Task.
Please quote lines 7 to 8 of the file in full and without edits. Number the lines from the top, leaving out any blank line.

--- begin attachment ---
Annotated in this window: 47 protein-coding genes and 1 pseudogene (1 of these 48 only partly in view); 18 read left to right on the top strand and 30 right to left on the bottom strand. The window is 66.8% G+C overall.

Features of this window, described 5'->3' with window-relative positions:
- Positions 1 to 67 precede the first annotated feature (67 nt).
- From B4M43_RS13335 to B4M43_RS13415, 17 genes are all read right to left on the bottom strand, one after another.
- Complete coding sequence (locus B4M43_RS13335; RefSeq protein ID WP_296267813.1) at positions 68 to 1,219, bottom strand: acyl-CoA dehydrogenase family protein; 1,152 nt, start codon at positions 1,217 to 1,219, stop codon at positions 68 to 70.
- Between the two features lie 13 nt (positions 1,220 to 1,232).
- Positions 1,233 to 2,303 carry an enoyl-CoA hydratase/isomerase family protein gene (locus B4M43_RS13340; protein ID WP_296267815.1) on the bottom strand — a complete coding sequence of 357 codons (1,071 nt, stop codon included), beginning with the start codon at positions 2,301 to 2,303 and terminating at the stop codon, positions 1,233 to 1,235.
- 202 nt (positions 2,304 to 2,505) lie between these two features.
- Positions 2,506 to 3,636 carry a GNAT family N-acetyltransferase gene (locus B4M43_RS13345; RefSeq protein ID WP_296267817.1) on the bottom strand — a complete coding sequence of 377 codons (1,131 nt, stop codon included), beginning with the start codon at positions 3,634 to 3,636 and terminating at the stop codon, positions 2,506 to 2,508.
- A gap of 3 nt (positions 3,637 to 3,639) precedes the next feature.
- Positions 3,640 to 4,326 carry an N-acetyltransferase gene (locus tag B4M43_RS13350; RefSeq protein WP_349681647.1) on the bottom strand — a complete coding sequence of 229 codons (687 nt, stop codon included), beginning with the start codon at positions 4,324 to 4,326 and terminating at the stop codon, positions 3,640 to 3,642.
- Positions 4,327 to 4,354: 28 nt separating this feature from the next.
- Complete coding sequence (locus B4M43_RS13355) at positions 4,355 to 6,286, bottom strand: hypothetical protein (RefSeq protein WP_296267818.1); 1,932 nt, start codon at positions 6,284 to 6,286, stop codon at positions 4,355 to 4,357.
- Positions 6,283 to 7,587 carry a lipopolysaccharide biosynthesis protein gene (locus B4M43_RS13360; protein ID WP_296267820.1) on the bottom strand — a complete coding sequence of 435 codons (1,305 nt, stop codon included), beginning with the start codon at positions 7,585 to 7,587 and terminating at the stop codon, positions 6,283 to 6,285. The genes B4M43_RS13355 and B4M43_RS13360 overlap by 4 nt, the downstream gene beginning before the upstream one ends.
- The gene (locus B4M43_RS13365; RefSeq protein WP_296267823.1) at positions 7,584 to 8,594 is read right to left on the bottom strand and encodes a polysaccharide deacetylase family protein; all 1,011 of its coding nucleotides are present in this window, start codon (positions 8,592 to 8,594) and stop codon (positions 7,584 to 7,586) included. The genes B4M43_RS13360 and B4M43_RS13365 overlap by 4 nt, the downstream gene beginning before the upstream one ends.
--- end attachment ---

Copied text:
- Positions 1,233 to 2,303 carry an enoyl-CoA hydratase/isomerase family protein gene (locus B4M43_RS13340; protein ID WP_296267815.1) on the bottom strand — a complete coding sequence of 357 codons (1,071 nt, stop codon included), beginning with the start codon at positions 2,301 to 2,303 and terminating at the stop codon, positions 1,233 to 1,235.
- 202 nt (positions 2,304 to 2,505) lie between these two features.